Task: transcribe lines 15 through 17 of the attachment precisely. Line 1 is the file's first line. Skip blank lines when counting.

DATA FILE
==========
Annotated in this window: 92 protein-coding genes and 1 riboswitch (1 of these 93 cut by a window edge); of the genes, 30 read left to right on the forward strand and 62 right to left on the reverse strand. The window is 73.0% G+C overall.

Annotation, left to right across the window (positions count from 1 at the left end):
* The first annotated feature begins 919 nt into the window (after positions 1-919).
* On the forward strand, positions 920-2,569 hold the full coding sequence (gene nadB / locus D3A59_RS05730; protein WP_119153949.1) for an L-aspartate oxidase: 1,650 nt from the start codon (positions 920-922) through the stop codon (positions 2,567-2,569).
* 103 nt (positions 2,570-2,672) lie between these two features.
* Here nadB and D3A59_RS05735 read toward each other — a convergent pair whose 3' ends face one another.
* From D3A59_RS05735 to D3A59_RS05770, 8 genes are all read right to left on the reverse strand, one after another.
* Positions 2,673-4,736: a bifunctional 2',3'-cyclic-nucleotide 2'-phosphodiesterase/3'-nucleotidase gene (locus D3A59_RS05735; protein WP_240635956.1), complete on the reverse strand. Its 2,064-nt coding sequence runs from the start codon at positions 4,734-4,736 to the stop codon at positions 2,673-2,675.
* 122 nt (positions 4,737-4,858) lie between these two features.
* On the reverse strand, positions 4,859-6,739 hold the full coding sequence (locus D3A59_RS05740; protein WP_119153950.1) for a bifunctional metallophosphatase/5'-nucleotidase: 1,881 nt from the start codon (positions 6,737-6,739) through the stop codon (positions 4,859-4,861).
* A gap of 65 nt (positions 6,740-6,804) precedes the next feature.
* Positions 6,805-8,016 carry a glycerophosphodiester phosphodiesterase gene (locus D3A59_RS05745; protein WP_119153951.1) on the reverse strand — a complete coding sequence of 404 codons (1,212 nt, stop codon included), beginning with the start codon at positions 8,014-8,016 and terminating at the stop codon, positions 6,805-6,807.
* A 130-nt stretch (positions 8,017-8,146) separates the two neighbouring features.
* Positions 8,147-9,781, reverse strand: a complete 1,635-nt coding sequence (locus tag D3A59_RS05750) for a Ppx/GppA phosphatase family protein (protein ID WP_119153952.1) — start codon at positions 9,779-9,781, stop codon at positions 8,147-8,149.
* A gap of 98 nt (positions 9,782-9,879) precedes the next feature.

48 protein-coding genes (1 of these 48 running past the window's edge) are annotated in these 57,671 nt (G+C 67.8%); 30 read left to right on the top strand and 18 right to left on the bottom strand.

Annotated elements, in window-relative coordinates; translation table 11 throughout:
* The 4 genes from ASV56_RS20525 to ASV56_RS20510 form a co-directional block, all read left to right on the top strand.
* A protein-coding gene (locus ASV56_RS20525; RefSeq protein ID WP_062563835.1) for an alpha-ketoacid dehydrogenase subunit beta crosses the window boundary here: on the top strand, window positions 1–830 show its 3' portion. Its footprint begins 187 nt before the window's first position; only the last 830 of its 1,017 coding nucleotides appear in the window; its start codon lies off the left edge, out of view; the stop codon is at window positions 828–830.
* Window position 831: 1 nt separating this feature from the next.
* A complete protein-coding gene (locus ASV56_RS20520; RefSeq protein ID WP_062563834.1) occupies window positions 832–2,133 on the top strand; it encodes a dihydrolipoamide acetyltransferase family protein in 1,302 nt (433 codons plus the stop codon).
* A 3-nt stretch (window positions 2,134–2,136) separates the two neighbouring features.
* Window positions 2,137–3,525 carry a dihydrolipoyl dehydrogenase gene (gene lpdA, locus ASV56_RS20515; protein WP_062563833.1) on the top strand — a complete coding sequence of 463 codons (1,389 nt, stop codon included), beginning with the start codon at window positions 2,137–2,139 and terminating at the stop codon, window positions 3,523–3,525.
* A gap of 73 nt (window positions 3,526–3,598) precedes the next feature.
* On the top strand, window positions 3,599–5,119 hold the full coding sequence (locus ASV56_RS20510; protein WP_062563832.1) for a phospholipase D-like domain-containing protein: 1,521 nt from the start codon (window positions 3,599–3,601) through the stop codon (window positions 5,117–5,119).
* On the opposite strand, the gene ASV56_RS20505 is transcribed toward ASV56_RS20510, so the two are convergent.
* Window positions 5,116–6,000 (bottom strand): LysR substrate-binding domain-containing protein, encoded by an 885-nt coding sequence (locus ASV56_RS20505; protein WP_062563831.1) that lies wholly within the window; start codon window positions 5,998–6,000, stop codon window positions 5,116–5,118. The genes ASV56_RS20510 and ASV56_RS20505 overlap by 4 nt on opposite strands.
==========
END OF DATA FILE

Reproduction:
* A gap of 98 nt (positions 9,782-9,879) precedes the next feature.

48 protein-coding genes (1 of these 48 running past the window's edge) are annotated in these 57,671 nt (G+C 67.8%); 30 read left to right on the top strand and 18 right to left on the bottom strand.

Annotated elements, in window-relative coordinates; translation table 11 throughout: